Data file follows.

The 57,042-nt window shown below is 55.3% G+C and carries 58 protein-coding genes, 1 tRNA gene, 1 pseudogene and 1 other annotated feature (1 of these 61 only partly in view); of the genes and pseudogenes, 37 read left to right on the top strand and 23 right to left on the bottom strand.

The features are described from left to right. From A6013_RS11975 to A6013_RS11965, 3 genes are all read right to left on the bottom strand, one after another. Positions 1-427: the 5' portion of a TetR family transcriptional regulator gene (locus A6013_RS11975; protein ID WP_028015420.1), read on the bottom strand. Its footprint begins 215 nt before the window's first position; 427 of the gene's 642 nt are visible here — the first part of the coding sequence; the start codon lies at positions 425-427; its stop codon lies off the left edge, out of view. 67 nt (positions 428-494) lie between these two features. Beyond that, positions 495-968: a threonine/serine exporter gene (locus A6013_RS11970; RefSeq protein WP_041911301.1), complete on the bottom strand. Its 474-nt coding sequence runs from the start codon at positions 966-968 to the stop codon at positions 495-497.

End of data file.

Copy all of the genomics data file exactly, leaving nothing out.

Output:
The 57,042-nt window shown below is 55.3% G+C and carries 58 protein-coding genes, 1 tRNA gene, 1 pseudogene and 1 other annotated feature (1 of these 61 only partly in view); of the genes and pseudogenes, 37 read left to right on the top strand and 23 right to left on the bottom strand.

The features are described from left to right. From A6013_RS11975 to A6013_RS11965, 3 genes are all read right to left on the bottom strand, one after another. Positions 1-427: the 5' portion of a TetR family transcriptional regulator gene (locus A6013_RS11975; protein ID WP_028015420.1), read on the bottom strand. Its footprint begins 215 nt before the window's first position; 427 of the gene's 642 nt are visible here — the first part of the coding sequence; the start codon lies at positions 425-427; its stop codon lies off the left edge, out of view. 67 nt (positions 428-494) lie between these two features. Beyond that, positions 495-968: a threonine/serine exporter gene (locus A6013_RS11970; RefSeq protein WP_041911301.1), complete on the bottom strand. Its 474-nt coding sequence runs from the start codon at positions 966-968 to the stop codon at positions 495-497.